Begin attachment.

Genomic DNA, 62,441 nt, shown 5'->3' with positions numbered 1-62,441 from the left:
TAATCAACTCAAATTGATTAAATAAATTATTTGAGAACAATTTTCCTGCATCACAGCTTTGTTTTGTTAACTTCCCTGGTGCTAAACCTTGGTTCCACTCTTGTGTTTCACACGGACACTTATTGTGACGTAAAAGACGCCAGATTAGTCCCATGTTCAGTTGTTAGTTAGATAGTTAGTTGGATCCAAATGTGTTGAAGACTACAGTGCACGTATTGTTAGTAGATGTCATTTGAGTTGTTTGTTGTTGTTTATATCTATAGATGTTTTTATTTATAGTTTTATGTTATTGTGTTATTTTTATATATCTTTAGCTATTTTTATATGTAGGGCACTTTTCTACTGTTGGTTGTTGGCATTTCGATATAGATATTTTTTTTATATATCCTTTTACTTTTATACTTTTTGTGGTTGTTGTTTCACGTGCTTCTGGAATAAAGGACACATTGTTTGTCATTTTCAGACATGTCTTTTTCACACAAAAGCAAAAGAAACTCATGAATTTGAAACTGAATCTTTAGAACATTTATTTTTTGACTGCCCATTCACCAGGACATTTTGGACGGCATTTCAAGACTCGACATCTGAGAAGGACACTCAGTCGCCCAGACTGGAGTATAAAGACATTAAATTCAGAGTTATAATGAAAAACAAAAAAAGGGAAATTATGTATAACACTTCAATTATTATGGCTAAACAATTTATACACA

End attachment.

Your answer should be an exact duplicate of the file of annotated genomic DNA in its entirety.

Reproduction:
Genomic DNA, 62,441 nt, shown 5'->3' with positions numbered 1-62,441 from the left:
TAATCAACTCAAATTGATTAAATAAATTATTTGAGAACAATTTTCCTGCATCACAGCTTTGTTTTGTTAACTTCCCTGGTGCTAAACCTTGGTTCCACTCTTGTGTTTCACACGGACACTTATTGTGACGTAAAAGACGCCAGATTAGTCCCATGTTCAGTTGTTAGTTAGATAGTTAGTTGGATCCAAATGTGTTGAAGACTACAGTGCACGTATTGTTAGTAGATGTCATTTGAGTTGTTTGTTGTTGTTTATATCTATAGATGTTTTTATTTATAGTTTTATGTTATTGTGTTATTTTTATATATCTTTAGCTATTTTTATATGTAGGGCACTTTTCTACTGTTGGTTGTTGGCATTTCGATATAGATATTTTTTTTATATATCCTTTTACTTTTATACTTTTTGTGGTTGTTGTTTCACGTGCTTCTGGAATAAAGGACACATTGTTTGTCATTTTCAGACATGTCTTTTTCACACAAAAGCAAAAGAAACTCATGAATTTGAAACTGAATCTTTAGAACATTTATTTTTTGACTGCCCATTCACCAGGACATTTTGGACGGCATTTCAAGACTCGACATCTGAGAAGGACACTCAGTCGCCCAGACTGGAGTATAAAGACATTAAATTCAGAGTTATAATGAAAAACAAAAAAAGGGAAATTATGTATAACACTTCAATTATTATGGCTAAACAATTTATACACA